The physicists at Australia’s University of New South Wales did. Positioning the atom (of phosphorus-31) precisely into a silicon array, they made successful electrode contact, changing the atom’s quantum position.
In laymen’s terms, it means that a technology is coming that not only offers jaw-dropping speeds, but can also reduce the electronics industry’s reliance on certain limited and ethically dicey materials. Take diamonds, for instance. These rocks aren’t just for romantic engagements; they also show up in electronics, despite being scarce and extracted by down-trodden and exploited hands. But these tiny atom-sized transistors, which use silicon and phosphorus, can replace the big superconductors that so often use diamond matter.
We’ve seen innovations the size of 12 atoms and even just four atoms, but to make a transistor out of a single atom is an incredible leap forward. And tech junkies aren’t the only ones watching this development with an eagle eye. For economists and politicos, the news is exciting as well, since it could cause a shift in power, as geographic strongholds for precious materials lose their advantage. For instance, China’s control of several rare superconductor metals has made them a world power to be reckoned with.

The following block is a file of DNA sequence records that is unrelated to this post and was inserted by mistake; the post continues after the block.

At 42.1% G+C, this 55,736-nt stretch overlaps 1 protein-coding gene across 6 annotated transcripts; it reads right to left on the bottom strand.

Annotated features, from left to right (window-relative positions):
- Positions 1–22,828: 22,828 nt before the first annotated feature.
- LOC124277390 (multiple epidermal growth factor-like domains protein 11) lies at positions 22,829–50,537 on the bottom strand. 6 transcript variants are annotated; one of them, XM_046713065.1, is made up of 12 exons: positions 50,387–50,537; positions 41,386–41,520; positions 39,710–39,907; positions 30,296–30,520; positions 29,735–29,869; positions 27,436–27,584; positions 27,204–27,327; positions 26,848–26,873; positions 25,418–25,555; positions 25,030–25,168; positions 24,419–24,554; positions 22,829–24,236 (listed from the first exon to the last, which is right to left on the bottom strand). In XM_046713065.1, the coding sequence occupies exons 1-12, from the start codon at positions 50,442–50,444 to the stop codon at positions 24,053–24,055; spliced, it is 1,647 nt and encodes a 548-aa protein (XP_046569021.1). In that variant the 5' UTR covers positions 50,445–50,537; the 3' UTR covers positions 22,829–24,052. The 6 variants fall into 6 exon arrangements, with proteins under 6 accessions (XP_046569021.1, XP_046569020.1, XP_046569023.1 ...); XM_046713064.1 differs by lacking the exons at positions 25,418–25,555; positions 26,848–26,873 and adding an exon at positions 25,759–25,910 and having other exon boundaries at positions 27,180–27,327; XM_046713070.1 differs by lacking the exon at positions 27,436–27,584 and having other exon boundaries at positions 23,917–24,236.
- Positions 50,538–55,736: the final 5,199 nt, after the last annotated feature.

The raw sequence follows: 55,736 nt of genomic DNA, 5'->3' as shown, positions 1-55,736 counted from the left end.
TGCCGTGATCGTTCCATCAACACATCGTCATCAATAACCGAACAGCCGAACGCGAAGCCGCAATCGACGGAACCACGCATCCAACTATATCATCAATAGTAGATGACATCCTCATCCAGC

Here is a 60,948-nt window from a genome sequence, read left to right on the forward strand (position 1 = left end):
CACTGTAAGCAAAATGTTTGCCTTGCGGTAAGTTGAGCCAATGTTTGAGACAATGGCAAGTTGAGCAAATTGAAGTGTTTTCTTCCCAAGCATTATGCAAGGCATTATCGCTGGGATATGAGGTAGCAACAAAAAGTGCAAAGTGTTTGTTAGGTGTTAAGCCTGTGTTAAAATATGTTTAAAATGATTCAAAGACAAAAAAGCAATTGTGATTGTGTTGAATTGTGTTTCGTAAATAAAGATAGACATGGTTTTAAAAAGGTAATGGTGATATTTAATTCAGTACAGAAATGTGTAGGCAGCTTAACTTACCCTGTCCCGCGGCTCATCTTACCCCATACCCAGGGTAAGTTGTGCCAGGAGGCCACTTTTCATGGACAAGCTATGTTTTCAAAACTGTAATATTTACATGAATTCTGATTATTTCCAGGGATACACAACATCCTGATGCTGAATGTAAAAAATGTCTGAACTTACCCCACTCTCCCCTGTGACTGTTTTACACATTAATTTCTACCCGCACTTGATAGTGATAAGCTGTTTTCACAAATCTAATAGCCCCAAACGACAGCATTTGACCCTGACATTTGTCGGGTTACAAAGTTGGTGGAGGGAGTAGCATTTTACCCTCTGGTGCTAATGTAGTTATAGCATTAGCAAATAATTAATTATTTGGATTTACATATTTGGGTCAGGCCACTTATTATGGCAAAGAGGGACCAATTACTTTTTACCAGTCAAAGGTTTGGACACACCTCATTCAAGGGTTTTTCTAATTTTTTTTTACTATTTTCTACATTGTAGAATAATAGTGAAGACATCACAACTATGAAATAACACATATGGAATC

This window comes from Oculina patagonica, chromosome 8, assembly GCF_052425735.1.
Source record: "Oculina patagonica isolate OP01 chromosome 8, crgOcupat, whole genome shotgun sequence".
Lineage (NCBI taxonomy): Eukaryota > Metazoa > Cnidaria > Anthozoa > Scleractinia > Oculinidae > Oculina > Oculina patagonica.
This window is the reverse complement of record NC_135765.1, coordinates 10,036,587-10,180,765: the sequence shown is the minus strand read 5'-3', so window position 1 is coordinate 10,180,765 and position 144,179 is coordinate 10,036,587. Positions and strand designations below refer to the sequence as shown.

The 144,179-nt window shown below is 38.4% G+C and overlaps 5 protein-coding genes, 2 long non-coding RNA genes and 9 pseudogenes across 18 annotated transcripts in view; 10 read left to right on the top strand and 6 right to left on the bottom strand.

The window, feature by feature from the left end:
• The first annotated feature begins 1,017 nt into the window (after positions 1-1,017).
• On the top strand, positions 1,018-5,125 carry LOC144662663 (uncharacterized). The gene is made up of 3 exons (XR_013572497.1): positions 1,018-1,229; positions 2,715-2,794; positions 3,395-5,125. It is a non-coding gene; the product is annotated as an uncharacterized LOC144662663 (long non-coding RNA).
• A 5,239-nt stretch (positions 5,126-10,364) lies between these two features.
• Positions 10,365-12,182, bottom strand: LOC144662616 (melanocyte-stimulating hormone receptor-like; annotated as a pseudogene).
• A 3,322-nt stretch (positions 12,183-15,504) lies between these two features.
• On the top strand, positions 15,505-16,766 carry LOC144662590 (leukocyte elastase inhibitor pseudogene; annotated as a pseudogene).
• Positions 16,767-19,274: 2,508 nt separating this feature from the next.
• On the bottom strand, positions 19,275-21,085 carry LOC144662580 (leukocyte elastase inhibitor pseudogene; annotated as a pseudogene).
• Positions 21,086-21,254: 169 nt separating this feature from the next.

It will take years for this atomic wonder to reach the consumer market, but the seal has been broken now. This quantum computing technology is real, and it is definitely on the way.
Just goes to show that good things do come in infinitesimally small packages.